Stories that do interesting things with religion: Katherine Kurtz' Deryni series, The Prince of Nothing by Scott R. Bakker.

2) Families. No one is an island to themselves, yet SF/F tends to fall under the orphan cliches. Of course, adventurers aren't likely to have kids... (unless the author needs a sequel) but don't they come home to visit their parents every once in awhile? And don't get me started on sisters...if I were a hero, I'd lock my sister in the most well-defended keep I could find and stand on the balcony with my crossbow at the ready because you just KNOW the bad guys are going to come to take her away.

Stories that do interesting things with family: The Children Star by Joan Slonczewski, Last Herald-Mage series by Mercedes Lackey

3) Non-european cultures/creatures. This is a difficult line to parse. Are Orson Scott Card's asians in Xenocide/Children of Mind interesting and accurate or a blatant, horrible stereotype? At least in Xenocide, I vote for the earlier, but I found the same author's Magic Street to be too hard to swallow and had to stop listening to it on audiobook (maybe reading it would have felt a little less jarring). Geoff Ryman's Air, which I enjoyed despite a plot that makes NO SENSE and includes a woman getting pregant via oral sex and devloping a fetus in her stomach, has a great sense of cultural awareness because the remote villagers use their remoteness to sell traditional crafts online. It's hard to do this well, and I give a lot of kudos to the authors who manage to do it right.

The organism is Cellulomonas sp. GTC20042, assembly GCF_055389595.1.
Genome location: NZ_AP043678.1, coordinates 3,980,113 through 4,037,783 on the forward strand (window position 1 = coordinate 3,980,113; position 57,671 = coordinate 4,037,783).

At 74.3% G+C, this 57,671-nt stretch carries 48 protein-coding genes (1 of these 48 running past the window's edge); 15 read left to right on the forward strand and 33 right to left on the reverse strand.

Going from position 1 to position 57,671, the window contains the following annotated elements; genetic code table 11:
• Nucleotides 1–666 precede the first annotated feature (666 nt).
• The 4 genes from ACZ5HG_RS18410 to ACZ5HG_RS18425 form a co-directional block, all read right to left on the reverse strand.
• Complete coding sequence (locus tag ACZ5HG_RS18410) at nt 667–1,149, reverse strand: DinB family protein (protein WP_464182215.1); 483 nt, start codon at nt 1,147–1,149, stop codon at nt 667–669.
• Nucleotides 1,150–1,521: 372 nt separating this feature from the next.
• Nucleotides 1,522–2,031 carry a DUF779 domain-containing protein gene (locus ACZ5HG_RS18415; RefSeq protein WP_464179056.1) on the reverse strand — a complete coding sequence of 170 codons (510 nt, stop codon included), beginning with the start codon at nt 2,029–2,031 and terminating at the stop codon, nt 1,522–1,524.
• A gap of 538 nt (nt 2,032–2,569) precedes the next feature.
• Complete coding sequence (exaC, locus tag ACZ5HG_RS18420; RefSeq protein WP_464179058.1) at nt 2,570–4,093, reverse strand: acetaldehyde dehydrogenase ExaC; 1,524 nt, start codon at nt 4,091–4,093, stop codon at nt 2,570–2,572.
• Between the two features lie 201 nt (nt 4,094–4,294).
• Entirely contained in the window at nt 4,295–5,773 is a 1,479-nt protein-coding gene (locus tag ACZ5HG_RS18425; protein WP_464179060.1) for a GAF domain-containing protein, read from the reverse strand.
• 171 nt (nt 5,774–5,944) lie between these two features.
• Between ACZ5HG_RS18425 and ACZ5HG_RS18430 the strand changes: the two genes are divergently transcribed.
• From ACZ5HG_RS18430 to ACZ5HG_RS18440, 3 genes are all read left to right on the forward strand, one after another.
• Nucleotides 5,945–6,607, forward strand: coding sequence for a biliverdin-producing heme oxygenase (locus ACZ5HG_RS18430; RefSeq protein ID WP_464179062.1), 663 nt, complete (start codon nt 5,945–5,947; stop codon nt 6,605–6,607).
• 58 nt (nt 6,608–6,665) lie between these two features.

Another book that does it well: The Lions of Al-Rassan by Guy Gavriel Kay.

4) Women who kick ass. All right, so this is a steroetype by now, but I like smart-mouthed women who kick ass. I hate when they go all weak and simpery for the main hero, though. Good characters suddenly become USELESS for no apparent reason. I'm trying to think of some good examples at the moment. I know they're out there but nothing's coming. Anne McCaffrey's pretty good at this. An addendum to this is playing with gender, ala Ursula LeGuin's The Left Hand of Darkness. I took a class on science fiction and gender and have a lot of good short stories that mess around with it, but not so many full-length books. Trouble and Her Friends, by Melissia Scott, is pretty much same-old-same-old cyberpunk but the lesbian protagonist is interesting. And who could forget the inesteemable Octavia Butler?